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Cars: Accelerating the Modern World Exhibition at the V&A Museum

Frances has many years' experience writing about exhibitions in art galleries and museums.

Karl Benz Patent-Motorwagen No. 3 1888

Patent-Motorwagen No. 3 Karl Benz 1888. Image by Frances Spiegel 2019 with permission from V&A Museum. All rights reserved.

Patent-Motorwagen No. 3 Karl Benz 1888. Image by Frances Spiegel 2019 with permission from V&A Museum. All rights reserved.

"Cars: Accelerating the Modern World"

Cars: Accelerating the Modern World, an exhibition at London's V&A Museum in 2019, asked how the car, in barely 130 years, shaped the world we live in today.

Supported by Bosch, a leading global supplier of technology and services, the exhibition was curated by Brendan Cormier and Lizzie Bisley.

Speaking at the time Brendan Cormier said, “The V&A’s mission is to champion the power of design to change the world, and no other design object has impacted the world more than, the automobile. This exhibition is about the power of design to effect change, and the unintended consequences that have contributed to our current environmental situation.”

The exhibition was structured in three sections: Going Fast, Making More and Shaping Space.

Vehicles Streamlined for Speed Influenced all fields of Design from Cloche Hats to Radios and Food Slicers

Tatra T77 1934. Image by Frances Spiegel 2019 with permission from V&A Museum. All rights reserved.

Tatra T77 1934. Image by Frances Spiegel 2019 with permission from V&A Museum. All rights reserved.

Cloche by Miss Fox 1928-29. Image by Frances Spiegel 2019 with permission from V&A Museum. All rights reserved.

Cloche by Miss Fox 1928-29. Image by Frances Spiegel 2019 with permission from V&A Museum. All rights reserved.

"Going Fast"

Going Fast revealed how cars have changed our attitude to speed through 20th-century concept car designs, posters, magazine illustrations, archives, and specially commissioned films. The display called on science-fiction, popular culture, and innovative technologies to imagine the place of the car in a rapidly accelerating future.

The display showcased the world’s first production car, the Benz Patent Motorwagen 3 dating from 1888. With a top speed of 16km/h, the Benz wasn’t exactly fast, but the technology developed at great speed. Drivers soon became addicted to the thrill of speed and the rapid growth of a racing culture forced design/manufacturing techniques to develop even faster.

One such technology, streamlining, was developed to reduce drag. The sleek curves and style of the Tatra T77, from the Czech Republic, have influenced all fields of design from cloche hats and radios to food slicers.

Utilitarian Ford Model T Versus the Luxurious Customised Hispano-Suize H6B'Skiff Torpedo'

Ford Model T Tourer. Image by Frances Spiegel 2019 with permission from V&A Museum. All rights reserved.

Ford Model T Tourer. Image by Frances Spiegel 2019 with permission from V&A Museum. All rights reserved.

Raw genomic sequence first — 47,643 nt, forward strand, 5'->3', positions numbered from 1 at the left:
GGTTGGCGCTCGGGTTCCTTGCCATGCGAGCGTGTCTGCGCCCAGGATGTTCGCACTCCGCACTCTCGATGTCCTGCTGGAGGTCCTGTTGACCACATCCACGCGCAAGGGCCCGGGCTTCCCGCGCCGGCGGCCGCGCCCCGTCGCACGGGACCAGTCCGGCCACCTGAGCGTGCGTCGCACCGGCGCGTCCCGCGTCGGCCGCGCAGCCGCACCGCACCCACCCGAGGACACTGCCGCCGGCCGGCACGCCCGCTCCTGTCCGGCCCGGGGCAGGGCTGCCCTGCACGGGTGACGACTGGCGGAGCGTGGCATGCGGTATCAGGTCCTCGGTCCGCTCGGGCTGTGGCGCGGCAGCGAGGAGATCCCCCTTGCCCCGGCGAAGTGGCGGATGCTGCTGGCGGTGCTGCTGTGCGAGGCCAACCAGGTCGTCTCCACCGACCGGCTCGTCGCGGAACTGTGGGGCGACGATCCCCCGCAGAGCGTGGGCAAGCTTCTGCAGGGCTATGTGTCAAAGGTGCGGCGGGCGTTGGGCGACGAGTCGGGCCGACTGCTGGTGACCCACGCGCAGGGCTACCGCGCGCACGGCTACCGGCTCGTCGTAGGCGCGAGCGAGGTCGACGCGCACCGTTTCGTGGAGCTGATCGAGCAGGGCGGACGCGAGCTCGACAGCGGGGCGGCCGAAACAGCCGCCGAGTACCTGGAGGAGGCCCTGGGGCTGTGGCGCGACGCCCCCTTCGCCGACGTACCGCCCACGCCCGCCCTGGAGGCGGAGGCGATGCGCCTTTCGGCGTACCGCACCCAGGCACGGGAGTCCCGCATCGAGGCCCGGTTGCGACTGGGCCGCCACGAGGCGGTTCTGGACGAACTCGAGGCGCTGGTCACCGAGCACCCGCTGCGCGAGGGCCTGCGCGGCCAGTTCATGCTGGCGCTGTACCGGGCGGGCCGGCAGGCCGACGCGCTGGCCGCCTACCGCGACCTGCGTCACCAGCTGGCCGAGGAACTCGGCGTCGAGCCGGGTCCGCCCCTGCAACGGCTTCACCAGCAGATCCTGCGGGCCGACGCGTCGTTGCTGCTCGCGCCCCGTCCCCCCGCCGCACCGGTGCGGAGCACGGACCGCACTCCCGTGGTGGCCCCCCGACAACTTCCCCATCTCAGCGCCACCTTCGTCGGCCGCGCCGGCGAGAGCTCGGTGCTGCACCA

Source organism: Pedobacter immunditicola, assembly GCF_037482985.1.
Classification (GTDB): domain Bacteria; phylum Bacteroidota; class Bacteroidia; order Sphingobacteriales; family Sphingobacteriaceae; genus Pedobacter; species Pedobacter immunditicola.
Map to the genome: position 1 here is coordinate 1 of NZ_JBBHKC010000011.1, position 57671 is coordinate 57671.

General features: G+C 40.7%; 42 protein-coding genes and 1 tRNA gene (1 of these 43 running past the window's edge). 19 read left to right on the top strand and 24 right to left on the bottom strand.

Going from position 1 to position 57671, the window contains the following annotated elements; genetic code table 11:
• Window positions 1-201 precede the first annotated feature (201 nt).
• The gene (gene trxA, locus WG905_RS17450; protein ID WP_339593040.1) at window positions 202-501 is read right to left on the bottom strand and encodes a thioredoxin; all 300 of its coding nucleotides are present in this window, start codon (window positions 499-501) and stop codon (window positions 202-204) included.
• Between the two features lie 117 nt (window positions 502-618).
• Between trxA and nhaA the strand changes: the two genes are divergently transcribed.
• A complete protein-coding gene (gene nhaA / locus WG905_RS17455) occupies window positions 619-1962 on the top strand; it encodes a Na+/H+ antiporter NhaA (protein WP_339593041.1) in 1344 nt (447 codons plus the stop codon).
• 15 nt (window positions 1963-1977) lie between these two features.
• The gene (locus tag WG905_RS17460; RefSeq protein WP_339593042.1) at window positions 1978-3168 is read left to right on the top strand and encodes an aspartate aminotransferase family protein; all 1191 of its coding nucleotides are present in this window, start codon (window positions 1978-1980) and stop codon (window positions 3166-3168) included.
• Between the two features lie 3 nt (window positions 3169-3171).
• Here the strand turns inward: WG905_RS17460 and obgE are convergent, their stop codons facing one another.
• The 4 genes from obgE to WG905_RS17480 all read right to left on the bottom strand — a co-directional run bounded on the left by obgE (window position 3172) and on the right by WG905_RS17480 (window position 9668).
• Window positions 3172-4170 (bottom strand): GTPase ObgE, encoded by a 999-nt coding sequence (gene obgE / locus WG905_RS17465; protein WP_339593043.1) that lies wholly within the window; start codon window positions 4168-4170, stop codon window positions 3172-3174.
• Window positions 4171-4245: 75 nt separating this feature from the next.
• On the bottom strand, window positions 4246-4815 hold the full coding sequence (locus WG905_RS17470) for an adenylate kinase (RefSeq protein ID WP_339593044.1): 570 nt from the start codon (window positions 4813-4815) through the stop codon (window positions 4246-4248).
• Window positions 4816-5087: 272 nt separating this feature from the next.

Hispano-Suiza HB6 'Skiff Torpedo'. Image by Frances Spiegel 2019 with permission from V&A Museum. All rights reserved.

Hispano-Suiza HB6 'Skiff Torpedo'. Image by Frances Spiegel 2019 with permission from V&A Museum. All rights reserved.

"Making More"

Making More examined how developing mass-production methods made cars available to the masses.

The display featured a Ford Model-T from 1925 and explored the development and growth of the Ford assembly line. The automotive industry, which hitherto had built individually hand-crafted vehicles, now manufactured mainly utilitarian machines at affordable prices purchased by millions the world over.

However, at the other end of the market, the demand for luxury vehicles such as the Hispano-Suiza Type H6B ‘Skiff Torpedo’ was growing. In 1919 wealthy patron of the arts Suzanne Deutsch de la Meurthe purchased a chassis at the Paris Auto Salon. She sent it to Henri Labourdette’s coachbuilding workshop to be custom built with a ‘skiff torpedo’ body. This conversion would have been a hugely costly undertaking reflecting the owner’s status as a person of wealth.

Ford Nucleon Concept Car and Pop-Up Next – The Response to the Oil Crisis of the 1970s

Ford Nucleon Concept Car (Model). Image by Frances Spiegel 2019 with permission from V&A Museum. All rights reserved.

Ford Nucleon Concept Car (Model). Image by Frances Spiegel 2019 with permission from V&A Museum. All rights reserved.

Pop-Up Next Flying Car 2018. Image by Frances Spiegel 2019 with permission from V&A Museum. All rights reserved.

Pop-Up Next Flying Car 2018. Image by Frances Spiegel 2019 with permission from V&A Museum. All rights reserved.

"Shaping Space"

Shaping Space looked at how cars have changed the landscape from countryside to cityscape. The display included global surveys of road conditions published by Michelin as well as an examination of the geography of petrol extraction. Petrol was initially hailed as a miracle resource through products such as Tupperware and nylon. But the oil crisis in the 1970s showed the need for the development of alternative environmentally friendly fuels.

In the 1950s, both Messerschmitt and Ford tried to address the problem with the Messerschmitt KR200 bubble car and the nuclear-powered Ford Nucleon.

The exhibition concluded with the Pop-Up Next autonomous flying car. Co-designed by Italdesign, Airbus, and Audi, this fantasy image of a future world, was on show for the first time in the UK. The display drew our attention to the unintended results of motoring – the pollution and the traffic jams and certainly gave us food for thought!

V&A Museum

© 2019 Frances Spiegel